The musical's book still tickles the mind by tackling the biggest challenges to audience identification. It fumbles, not necessarily by introducing characters at their most unlikeable, but by making them initially uninteresting. On its third major New York production, Merrily We Roll Along is becoming more and more like its central figure. Frank's friends spend most of their lives pushing him, in vain, to live up to his enormous potential. James Lapine, Sondheim's frequent collaborator, has reworked George Furth's book and directed, first in 1985 and again here. And like Mary and Charley, he hasn't entirely succeeded.
Lapine's revisions provide new moments that seize the heart and choke the throat. But he ignores what the original showed with stunning subtlety; the biggest turning points are often in the most casual exchanges. As with the revised Follies, the dialogue now leans on ham-fisted plot points and pronouncements. Even Sondheim's own revisions cloud the issues. He's changed the title number's insistently repeated refrain “Never look back” to “Better look back” before returning to “Never look back.”
Still, it's a show that bears repeating. In “Old Friends,” their first song together, Frank complains that Charley keeps making lofty demands of him that can't be met. Charley thinks aiming for something unachievable helps you grow: “Well what's the point of demands you can meet?” Sondheim and his cohorts set the bar unreachably high for themselves with Merrily We Roll Along. True to its structure, it gets the crashing out of the way first and leaves you with the heartbreaking high of watching their glorious ascent.
The season's most popular revisal, The Gershwins' Porgy and Bess, calls to mind one of Merrily We Roll Along's most pungent exchanges: “Which comes first generally, the words or the music?” “Generally, the contract.” The Gershwin estate has added the family name to the title while overseeing a reduction in the amount of Gershwin actually in the show. The goal here is a version that can sustain a long commercial run on Broadway and on tour—plus create a property they can license to other theater companies and schools.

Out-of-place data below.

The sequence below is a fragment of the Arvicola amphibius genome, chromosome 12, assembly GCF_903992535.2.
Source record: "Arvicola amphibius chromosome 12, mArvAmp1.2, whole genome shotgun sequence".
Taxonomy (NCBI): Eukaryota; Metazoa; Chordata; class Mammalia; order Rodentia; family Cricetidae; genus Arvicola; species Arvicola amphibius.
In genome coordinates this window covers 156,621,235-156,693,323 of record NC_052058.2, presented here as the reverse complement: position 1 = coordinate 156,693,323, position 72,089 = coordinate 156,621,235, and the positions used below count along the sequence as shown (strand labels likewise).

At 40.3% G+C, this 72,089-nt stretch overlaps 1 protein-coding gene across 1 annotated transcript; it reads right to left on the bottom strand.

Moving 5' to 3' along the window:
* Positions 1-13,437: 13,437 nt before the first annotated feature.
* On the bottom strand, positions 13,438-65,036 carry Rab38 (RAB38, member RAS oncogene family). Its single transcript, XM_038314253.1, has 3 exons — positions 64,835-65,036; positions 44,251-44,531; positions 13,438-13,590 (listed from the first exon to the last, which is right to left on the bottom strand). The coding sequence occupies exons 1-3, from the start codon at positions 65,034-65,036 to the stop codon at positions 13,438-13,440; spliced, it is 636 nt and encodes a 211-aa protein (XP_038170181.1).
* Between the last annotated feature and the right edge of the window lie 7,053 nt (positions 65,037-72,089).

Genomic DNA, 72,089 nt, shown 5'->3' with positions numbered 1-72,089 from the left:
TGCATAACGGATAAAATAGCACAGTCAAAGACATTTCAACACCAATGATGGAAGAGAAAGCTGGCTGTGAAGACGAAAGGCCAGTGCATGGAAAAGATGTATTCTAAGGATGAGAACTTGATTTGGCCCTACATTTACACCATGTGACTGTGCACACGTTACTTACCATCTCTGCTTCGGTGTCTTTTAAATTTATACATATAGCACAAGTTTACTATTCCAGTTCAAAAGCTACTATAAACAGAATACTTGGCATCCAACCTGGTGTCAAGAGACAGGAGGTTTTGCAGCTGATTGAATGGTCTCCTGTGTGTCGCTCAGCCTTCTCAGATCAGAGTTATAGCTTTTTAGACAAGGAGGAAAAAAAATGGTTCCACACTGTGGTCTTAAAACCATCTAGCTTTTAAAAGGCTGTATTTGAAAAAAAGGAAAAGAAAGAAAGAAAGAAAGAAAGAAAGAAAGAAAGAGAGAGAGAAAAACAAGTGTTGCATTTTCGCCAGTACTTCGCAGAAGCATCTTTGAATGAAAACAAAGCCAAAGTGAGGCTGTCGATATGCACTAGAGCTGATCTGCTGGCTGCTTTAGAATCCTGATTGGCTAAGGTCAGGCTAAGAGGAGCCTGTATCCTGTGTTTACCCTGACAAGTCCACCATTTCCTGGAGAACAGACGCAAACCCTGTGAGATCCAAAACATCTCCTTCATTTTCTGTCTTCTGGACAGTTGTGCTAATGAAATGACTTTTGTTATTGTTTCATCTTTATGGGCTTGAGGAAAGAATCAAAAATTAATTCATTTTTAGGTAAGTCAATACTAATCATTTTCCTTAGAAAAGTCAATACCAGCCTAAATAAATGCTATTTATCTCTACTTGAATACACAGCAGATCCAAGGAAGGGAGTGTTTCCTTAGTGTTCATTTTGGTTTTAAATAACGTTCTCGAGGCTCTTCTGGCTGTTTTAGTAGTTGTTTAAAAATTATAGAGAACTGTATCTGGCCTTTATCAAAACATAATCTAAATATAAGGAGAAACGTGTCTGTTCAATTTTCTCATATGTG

The result is neither a devil's bargain nor heaven-sent. An hour of material has been removed, to their credit, judiciously. The unkind cut is the replacement of George's own orchestrations. They could have been reduced if the issue were just economics. The producers and the estate want a more contemporary “Broadway” sound. What they've drummed up is maddeningly mediocre. The most satisfying group number is sung a cappella.
The problem here isn't the very concept of streamlining. For example, a highlight of this season's Lincoln Center Festival was director Peter Brook's lovely distillation of Mozart's The Magic Flute, respectfully retitled A Magic Flute. Like other master interpreters, Brook immerses himself in the work so he can better speak its language. The Porgy and Bess team have instead sounded out the original, decided it doesn't work, then translated it into their own language. In program notes, musical adapter Diedre Murray discusses listening to Clara's lullaby “Summertime” and asking herself, “'Why is she singing so high? That would wake the baby up.' So I took the whole thing down.” She also made it a duet with Clara's husband, Jake. Nowhere does she express any interest in what the Gershwins had in mind.